I ached for some cigarettes.  Funny, because I never smoked.  But he smoked hourly, probably.  I always liked the way it smelled on him.  I remembered a time when we’d shared cigars on the parking garage rooftop, smoking out little moonbeams, down to the darkness of 20th street.  I looked out at a hotel – flashing green sign – sleep here.  With him.  Ahhhh, with him.  He smelt like tobacco and dirt but he made me feel pretty.  I blushed, cherry-red around him; my cheeks giant freckles of nerves.  Listless, but lively, we lived inside each other’s emptiness, for awhile.  Awake, eyes open on coffee and insomnia in our tight space filled with guitar strings and Magic cards.  He never wanted to teach me to play.  He wanted me to fall in love with him, and I might have, too.  He looked good, in his one suit, and I liked him sitting in the passenger seat of my car.  Orange, under the glow of streetlights.  But now, in the aftermath of an almost-love we can’t even be friends.  I smoke, to remind myself of the comfort I found in his presence.  That time we were on the roof, waving to the people down below.  We probably weren’t ever really friends (just friends) but we were tall.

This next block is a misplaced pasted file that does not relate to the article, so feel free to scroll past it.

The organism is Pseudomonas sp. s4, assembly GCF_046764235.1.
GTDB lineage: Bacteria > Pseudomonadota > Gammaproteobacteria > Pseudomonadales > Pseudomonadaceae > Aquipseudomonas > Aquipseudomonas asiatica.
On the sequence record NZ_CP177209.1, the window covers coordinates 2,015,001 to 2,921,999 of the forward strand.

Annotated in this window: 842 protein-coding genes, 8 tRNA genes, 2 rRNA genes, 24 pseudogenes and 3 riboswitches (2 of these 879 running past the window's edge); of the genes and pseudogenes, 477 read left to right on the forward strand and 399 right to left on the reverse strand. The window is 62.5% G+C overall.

honey, your bones are inexplicably lovely.

there, in a cavity of the earth

completely swallowed, engulfed,

by a particular matter of soil and grass.

your remains are not remains, baby

life has not yet left you just because you 

rest in solitary pieces covered by earth

does not mean you are beyond everything

I still think of you and I see you

standing next to me when I look

in the mirror, and sweetheart

you’re going to have to be more

observant of your smell.

it’s overwhelming my senses

which is seriously tragic when

it makes me believe

I could touch you. 





I get pretty sick of people thinking I’m still here.  Like, “oh I can feel your presence.”  Bullshit!  I’m gone.  I’ve left; completely digested and overwhelmed by this cavity in the earth that was dug for a grave where you could come and wish me back to life.  I am remnants of what I used to be!  Sticking around is really getting tiring, all this spooky crap.  I’m no good at it so you just need to let me go.  Oh, and I can’t do anything about that smell.  I’m dead.  





the bedpost diary

secrets are the lies on bed sheets 

steamed stained suspicious in the morning when your 

lover’s gone never considered in 

porous pink primed passion

how the bra is best left undone - 

the time it takes to  … oooh

how you wish you had asked 

about that floozy and the other

night you lied about should you have told?


Trisha Parsons is a full time student at the University of Wyoming where she studies English and Gender Studies.  She has always fancied herself a poet, but has found her poetic tendencies to be helpful in writing prose, and hopes to endeavor into the wild world of novels.